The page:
The Daily News reported:
“It’s great that we have a new basketball arena ... but I haven’t seen one new unit of affordable housing,” [publisher Tom] Allon said, referring to the new Barclays Center in Brooklyn. “We can’t say the basketball court comes first. Housing has to come first.”
“We’ve got popcorn vendors and no apartments,” [Comptroller John] Liu added, to wild applause.
Other coverage, not mentioning Atlantic Yards, in City and State, New York Times, NY1, and New York Post.
The event, sponsored by Metro Industrial Areas Foundation and the Daily News, drew more than 1,000 people, presumably mostly from the working-class church constituency.
I suspect that part-time jobs in the arena, however welcome they are to people out of work or able to rely on others for housing, are not seen as legitimate careers.
Housing pace, and nature
According to one eyewitness, the boos began as soon as the arena was mentioned. I suspect it's because the audience knows that the arena has come first. (The first tower is targeted for mid-2014.)
That said, the candidates did not score points for subtlety. As noted by Pete Nagy of New York Communities for Change (a backer of the housing, as successor to ACORN), the first building has already broken ground. And, as I noted, it's supposed to have 50% subsidized units.
That said, the more subtle criticism, as I pointed out on Twitter, is that the first building will not come close to the promise of 50% of affordable space devoted to two- and three-bedroom units.
In other words, however much the building is "affordable"--and a good number of the moderate- and middle-income units would be too expensive to many seeking "affordable housing"--it will mainly serve singles and couples.
Also, as noted (below) by Prospect Heights activist Gib Veconi, the potential 25-year buildout means the housing would have less impact on the neighborhood.
The issue of timing and cost
In an essay yesterday on Prospect Heights Patch headlined Why Affordability Matters at Atlantic Yards, Veconi wrote that the of the "180 'affordable' apartments [in the first tower], only nine will be suitable for families earning the median income for Brooklyn or below."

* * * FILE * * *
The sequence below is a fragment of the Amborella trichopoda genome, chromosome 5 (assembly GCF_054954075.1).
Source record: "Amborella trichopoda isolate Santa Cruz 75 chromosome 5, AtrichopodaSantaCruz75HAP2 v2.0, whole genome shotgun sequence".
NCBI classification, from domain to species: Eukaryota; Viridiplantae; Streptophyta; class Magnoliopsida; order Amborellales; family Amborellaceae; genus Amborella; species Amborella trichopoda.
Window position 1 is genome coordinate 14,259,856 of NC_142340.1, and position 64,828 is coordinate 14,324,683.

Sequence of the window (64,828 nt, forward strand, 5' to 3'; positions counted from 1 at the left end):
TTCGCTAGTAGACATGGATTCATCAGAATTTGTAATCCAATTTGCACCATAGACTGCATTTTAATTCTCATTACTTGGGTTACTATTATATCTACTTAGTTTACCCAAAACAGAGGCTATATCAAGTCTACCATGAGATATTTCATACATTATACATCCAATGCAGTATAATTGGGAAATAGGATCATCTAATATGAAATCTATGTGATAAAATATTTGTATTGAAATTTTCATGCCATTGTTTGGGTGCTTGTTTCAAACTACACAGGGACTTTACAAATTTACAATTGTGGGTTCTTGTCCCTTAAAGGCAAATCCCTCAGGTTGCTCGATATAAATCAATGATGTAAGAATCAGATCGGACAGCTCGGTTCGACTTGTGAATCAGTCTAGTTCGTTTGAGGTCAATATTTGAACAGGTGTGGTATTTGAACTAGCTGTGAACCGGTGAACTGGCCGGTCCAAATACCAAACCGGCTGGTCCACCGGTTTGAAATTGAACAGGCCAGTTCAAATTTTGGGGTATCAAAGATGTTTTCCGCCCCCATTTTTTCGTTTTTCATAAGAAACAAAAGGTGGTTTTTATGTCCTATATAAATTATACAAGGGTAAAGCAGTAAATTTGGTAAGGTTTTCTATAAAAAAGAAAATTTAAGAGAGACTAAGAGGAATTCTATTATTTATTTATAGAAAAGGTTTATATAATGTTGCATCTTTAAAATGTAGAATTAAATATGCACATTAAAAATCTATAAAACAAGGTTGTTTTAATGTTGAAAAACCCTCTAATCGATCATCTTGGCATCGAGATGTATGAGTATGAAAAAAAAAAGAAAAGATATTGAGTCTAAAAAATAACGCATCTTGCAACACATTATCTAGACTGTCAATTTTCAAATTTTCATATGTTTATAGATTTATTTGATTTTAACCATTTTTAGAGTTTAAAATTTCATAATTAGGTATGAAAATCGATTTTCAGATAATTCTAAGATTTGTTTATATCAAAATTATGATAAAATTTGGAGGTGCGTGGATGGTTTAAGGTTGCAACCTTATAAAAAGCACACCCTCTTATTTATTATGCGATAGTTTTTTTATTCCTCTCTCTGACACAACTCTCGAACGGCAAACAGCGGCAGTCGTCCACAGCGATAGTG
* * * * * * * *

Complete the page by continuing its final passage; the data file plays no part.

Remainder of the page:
He suggested that the tower may be more costly than other affordable housing, given a $560/square foot cost, compared to $300/sf for other developers.
I think there's evidence the building is more expensive, but I'm not sure that's an apples-to-apples comparison. First, the comparison buildings are surely not high-rise, nor at such a tricky site location. Second, the $180 million cost includes $34 million for land, so the cost per square foot comes down nearly 20%. [Update: Veconi points out that the $300/sf cost includes land. Still, land costs vary around the city/borough.]
Veconi writes that it seems to be a trend:
“HDC financing was designed at a time when there was more City-owned land available for affordable housing,” one non-profit developer explained to me. With little available public land in Brooklyn, new affordable housing will increasingly have come as a portion of the units in high-rise developments built on private land. These projects are much more costly to build, and their developers are happy to leverage existing subsidy programs as they assemble financing. The result is that the apartments created will tend to reinforce current trends of displacement, not counter them.The upshot, he suggests, is not merely more subsidies but a real competitive bidding process, one that could be fostered by the alternatives study required by the Supplemental Environmental Impact Statement (SEIS).
That could happen, though I suspect the SEIS will report that Forest City's modular plan has the best chance to deliver the 2,250 units in a timely manner--in other words, the innovation would trump the capacity to have faster development by having sites bid out to other developers.
Housing trumps all?
Housing is important, but it should be seen as part of a larger picture. As I wrote last October, it's timely to revisit Ron Shiffman's 6/3/06 essay for DDDB, Atlantic Yards: Staving Off a Scar for Decades:
While this area along the Atlantic Avenue corridor could accommodate higher densities, density is a relative term. The density proposed by Forest City Ratner far exceeds the carrying capacity of the area’s physical, social, cultural, and educational infrastructure. The Atlantic Yards density is extreme and the heights of the proposed buildings totally unacceptable.
...A private developer shouldn’t be allowed to drive the disposition of publicly owned or controlled land without a participatory planning process setting the conditions for the disposition of that land.